Olympic beach volleyball hopeful Tri Bourne was more eager than most to get back to competition after the coronavirus pandemic shut down the sports world.
But first, he needed to have a talk with his doctor.
Bourne missed most of the previous two seasons after being diagnosed with dermatomyositis, a chronic inflammatory muscle disease that puts him at greater risk of serious complications if he contracts COVID-19. So when the domestic tour announced it would be returning this weekend for the start of the AVP Champions Cup, Bourne paid special attention to the infection control measures.
“It was definitely something that was on my mind,” Bourne said in a telephone interview on Friday. “Right from the get-go it definitely put my mind at ease to know how many precautions they were taking. Every email they sent to us, it was like a new protocol.”
A native Hawaiian who was third in qualifying for one of the two U.S. spots for men at the Rio Olympics, Bourne then missed much of the next two years after being diagnosed. He and current partner Trevor Crabb finished tied for ninth at this season’s FIVB opener in Doha in March before the rest of the international tour was suspended.
“We had to get back from Qatar before they shut down the border,” Bourne said. “This offseason is where I finally had the chance to get back to peak form, and then the season got canceled. I really didn’t have a chance to put that on display yet. This AVP Champions Cup is really my first chance.”
The AVP canceled what had been an eight-tournament season and replaced it with the Champions Cup — three events on successive weekends in Long Beach, California, with qualifying matches starting Friday. Teams will play for $700,000 in purses, including a $100,000 bonus pool for the pairs that do the best over the series.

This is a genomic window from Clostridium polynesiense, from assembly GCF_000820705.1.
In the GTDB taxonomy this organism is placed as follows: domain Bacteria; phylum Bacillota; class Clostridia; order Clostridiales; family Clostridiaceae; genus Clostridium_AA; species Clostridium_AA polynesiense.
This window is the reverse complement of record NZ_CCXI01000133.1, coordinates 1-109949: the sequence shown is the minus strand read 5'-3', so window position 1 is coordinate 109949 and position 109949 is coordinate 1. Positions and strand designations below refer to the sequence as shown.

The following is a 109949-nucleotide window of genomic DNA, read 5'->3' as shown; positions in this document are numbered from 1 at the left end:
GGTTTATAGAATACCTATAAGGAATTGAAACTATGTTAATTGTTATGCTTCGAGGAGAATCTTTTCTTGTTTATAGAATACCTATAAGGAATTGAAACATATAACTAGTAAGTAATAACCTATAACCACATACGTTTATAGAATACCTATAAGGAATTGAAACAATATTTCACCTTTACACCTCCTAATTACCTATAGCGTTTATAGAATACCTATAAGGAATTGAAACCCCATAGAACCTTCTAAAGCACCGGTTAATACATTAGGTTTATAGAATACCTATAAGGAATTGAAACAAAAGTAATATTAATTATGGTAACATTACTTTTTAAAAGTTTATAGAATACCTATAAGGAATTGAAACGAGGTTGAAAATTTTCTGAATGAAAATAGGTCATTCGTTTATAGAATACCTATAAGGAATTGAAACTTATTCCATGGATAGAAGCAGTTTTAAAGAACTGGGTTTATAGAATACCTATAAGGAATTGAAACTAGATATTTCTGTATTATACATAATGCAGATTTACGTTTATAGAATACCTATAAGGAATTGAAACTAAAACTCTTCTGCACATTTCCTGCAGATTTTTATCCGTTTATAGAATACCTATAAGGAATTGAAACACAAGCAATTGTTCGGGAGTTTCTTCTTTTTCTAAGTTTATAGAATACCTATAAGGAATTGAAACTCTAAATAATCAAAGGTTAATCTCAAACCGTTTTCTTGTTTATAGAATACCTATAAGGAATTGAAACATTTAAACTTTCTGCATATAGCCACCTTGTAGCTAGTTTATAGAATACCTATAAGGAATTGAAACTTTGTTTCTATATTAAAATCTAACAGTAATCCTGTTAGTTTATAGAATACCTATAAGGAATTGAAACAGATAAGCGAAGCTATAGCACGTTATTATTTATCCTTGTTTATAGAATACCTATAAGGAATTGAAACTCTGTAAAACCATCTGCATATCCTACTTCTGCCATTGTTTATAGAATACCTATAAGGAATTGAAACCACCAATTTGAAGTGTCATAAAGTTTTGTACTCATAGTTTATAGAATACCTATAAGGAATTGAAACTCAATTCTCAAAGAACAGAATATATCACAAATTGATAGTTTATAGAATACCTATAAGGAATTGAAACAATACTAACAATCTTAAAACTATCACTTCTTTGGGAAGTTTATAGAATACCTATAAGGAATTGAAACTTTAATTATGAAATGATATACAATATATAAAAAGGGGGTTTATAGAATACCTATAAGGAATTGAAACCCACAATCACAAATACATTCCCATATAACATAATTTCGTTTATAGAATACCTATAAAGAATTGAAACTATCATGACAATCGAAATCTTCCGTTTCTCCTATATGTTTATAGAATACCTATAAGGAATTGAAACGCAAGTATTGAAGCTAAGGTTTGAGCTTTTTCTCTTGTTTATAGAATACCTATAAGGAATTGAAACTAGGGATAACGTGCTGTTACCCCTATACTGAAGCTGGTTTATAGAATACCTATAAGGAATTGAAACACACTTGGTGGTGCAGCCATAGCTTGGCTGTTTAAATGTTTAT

Among those entered in the women’s brackets are the top two teams in the world: two-time Olympic medalist April Ross and her partner Alix Klineman, and Canadians Sarah Pavan and Melissa Humana-Paredes. Olympic champion Phil Dalhausser (2008) and his partner, Nick Lucena, are the top seed on the men’s side, with three-time Olympian Jake Gibb and Taylor Crabb, Trevor’s brother, as the second seed.
AVP spokeswoman Megan Hanson said all of the athletes have passed the pre-tournament protocol, which included weekly testing since July 6. A confirmed positive test would take a player out of the tournament.
Although the competitors and staff will not be sealed inside a bubble-like environment, players will remain separated as teams in “pods” in a holding tent until it is time for their match. Their only contact with the opponent will be play at the net; balls will be sanitized after each point.
Sack lunches will replace the usual buffet-style catering.
“We all miss live sports,” AVP owner Donald Sun said. “Our team has been working around the clock to build out this site and create a ‘beach’ that our athletes can safely compete on with the smallest footprint possible and give fans the opportunity to cheer them on without having to risk a sunburn.”
Bourne, who manages his illness with daily medications, weekly injections and monthly transfusions, said he liked that testing started before the tournament, so he knew the teams he was training against had tested negative.
“It allows us to really focus on the game — especially for me,” he said. “I get to have my mind at ease and just focus on playing.”
Although beach volleyball is one of the most watched broadcasts from the Olympics, the sport prides itself on its in-person party atmosphere, with a DJ to fire up the crowd and dance teams entertaining fans between points.
To make up for the fan-free experience, the tour is planning to mic up the referees and coaches, with additional sound from the court that might not have been heard over the crowds. The tour’s hype man, Jeremy “DJ” Roueche, will be on-site.
“It will for sure be different, especially when we first step out there,” Bourne said with an audible sigh. “But we’ll adapt really quickly, and I don’t think anyone will be using it as an excuse.”
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